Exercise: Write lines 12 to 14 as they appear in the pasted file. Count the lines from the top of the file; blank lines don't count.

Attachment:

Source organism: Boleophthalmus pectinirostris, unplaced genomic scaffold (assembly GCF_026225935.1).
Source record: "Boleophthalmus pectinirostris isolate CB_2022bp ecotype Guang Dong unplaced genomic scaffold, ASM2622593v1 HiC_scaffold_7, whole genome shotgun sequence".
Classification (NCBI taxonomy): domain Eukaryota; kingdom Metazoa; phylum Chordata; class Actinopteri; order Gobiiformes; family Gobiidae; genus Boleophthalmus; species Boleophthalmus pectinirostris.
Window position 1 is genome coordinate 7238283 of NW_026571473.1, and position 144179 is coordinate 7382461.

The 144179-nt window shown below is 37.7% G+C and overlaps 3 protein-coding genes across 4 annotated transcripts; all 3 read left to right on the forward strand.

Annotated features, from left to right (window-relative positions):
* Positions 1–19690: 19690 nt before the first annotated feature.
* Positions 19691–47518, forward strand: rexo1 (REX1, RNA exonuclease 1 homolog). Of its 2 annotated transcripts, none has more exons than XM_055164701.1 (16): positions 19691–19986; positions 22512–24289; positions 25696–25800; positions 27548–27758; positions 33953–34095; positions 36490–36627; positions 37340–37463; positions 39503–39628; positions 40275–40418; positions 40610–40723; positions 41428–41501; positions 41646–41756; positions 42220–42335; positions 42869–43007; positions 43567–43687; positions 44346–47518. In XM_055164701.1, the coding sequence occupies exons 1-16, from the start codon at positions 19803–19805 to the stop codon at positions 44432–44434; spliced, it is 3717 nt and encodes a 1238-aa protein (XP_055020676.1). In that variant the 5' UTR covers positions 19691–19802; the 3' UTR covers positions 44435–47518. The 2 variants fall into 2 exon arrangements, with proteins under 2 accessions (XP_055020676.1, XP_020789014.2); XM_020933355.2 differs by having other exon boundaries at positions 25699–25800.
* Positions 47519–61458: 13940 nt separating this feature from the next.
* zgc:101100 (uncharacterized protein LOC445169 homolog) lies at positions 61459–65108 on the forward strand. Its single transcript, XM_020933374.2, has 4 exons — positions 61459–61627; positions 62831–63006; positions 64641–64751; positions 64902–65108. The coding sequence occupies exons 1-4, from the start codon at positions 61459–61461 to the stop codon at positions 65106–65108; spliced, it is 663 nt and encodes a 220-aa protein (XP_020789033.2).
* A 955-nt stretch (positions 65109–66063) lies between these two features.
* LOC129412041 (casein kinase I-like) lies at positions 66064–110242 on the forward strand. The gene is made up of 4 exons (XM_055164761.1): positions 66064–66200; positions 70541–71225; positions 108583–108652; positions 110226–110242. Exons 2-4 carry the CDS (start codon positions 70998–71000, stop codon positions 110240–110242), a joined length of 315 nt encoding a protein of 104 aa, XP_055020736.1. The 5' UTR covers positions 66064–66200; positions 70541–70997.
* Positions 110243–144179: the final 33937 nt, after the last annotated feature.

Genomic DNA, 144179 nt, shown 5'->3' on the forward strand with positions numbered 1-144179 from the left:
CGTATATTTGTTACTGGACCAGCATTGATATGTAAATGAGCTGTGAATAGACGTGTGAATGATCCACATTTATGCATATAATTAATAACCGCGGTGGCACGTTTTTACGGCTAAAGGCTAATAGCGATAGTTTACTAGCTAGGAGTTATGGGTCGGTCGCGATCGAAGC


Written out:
* LOC129412041 (casein kinase I-like) lies at positions 66064–110242 on the forward strand. The gene is made up of 4 exons (XM_055164761.1): positions 66064–66200; positions 70541–71225; positions 108583–108652; positions 110226–110242. Exons 2-4 carry the CDS (start codon positions 70998–71000, stop codon positions 110240–110242), a joined length of 315 nt encoding a protein of 104 aa, XP_055020736.1. The 5' UTR covers positions 66064–66200; positions 70541–70997.
* Positions 110243–144179: the final 33937 nt, after the last annotated feature.

Genomic DNA, 144179 nt, shown 5'->3' on the forward strand with positions numbered 1-144179 from the left: